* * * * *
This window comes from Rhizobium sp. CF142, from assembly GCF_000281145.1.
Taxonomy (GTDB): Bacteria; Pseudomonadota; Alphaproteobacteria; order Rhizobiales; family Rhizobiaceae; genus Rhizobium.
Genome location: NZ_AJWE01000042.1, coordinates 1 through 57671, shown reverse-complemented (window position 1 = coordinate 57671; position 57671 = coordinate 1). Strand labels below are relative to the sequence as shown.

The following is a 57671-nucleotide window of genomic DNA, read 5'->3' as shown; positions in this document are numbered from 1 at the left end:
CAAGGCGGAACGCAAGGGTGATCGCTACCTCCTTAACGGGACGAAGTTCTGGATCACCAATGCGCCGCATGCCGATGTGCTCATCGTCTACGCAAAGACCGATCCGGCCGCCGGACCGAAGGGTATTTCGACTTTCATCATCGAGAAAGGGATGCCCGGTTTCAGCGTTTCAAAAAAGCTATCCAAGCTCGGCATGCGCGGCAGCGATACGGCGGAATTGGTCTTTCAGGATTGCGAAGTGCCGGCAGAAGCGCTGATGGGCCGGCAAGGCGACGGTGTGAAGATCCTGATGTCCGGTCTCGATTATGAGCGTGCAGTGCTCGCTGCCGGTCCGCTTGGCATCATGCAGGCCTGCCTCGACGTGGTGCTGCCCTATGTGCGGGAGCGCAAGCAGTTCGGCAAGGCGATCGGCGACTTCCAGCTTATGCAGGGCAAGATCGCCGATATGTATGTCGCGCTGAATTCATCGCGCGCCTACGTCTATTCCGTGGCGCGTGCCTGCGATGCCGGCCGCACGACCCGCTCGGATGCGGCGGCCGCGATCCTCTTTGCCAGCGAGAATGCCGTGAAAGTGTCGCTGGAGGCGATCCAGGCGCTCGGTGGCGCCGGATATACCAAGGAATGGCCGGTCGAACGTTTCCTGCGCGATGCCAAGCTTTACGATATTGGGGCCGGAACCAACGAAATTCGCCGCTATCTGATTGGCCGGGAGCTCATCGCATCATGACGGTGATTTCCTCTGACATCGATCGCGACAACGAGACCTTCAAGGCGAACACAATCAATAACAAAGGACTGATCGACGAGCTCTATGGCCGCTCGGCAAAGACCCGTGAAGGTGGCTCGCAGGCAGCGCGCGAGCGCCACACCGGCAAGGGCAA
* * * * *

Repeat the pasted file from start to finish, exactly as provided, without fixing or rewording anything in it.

This window comes from Rhizobium sp. CF142, from assembly GCF_000281145.1.
Taxonomy (GTDB): Bacteria; Pseudomonadota; Alphaproteobacteria; order Rhizobiales; family Rhizobiaceae; genus Rhizobium.
Genome location: NZ_AJWE01000042.1, coordinates 1 through 57671, shown reverse-complemented (window position 1 = coordinate 57671; position 57671 = coordinate 1). Strand labels below are relative to the sequence as shown.

The following is a 57671-nucleotide window of genomic DNA, read 5'->3' as shown; positions in this document are numbered from 1 at the left end:
CAAGGCGGAACGCAAGGGTGATCGCTACCTCCTTAACGGGACGAAGTTCTGGATCACCAATGCGCCGCATGCCGATGTGCTCATCGTCTACGCAAAGACCGATCCGGCCGCCGGACCGAAGGGTATTTCGACTTTCATCATCGAGAAAGGGATGCCCGGTTTCAGCGTTTCAAAAAAGCTATCCAAGCTCGGCATGCGCGGCAGCGATACGGCGGAATTGGTCTTTCAGGATTGCGAAGTGCCGGCAGAAGCGCTGATGGGCCGGCAAGGCGACGGTGTGAAGATCCTGATGTCCGGTCTCGATTATGAGCGTGCAGTGCTCGCTGCCGGTCCGCTTGGCATCATGCAGGCCTGCCTCGACGTGGTGCTGCCCTATGTGCGGGAGCGCAAGCAGTTCGGCAAGGCGATCGGCGACTTCCAGCTTATGCAGGGCAAGATCGCCGATATGTATGTCGCGCTGAATTCATCGCGCGCCTACGTCTATTCCGTGGCGCGTGCCTGCGATGCCGGCCGCACGACCCGCTCGGATGCGGCGGCCGCGATCCTCTTTGCCAGCGAGAATGCCGTGAAAGTGTCGCTGGAGGCGATCCAGGCGCTCGGTGGCGCCGGATATACCAAGGAATGGCCGGTCGAACGTTTCCTGCGCGATGCCAAGCTTTACGATATTGGGGCCGGAACCAACGAAATTCGCCGCTATCTGATTGGCCGGGAGCTCATCGCATCATGACGGTGATTTCCTCTGACATCGATCGCGACAACGAGACCTTCAAGGCGAACACAATCAATAACAAAGGACTGATCGACGAGCTCTATGGCCGCTCGGCAAAGACCCGTGAAGGTGGCTCGCAGGCAGCGCGCGAGCGCCACACCGGCAAGGGCAA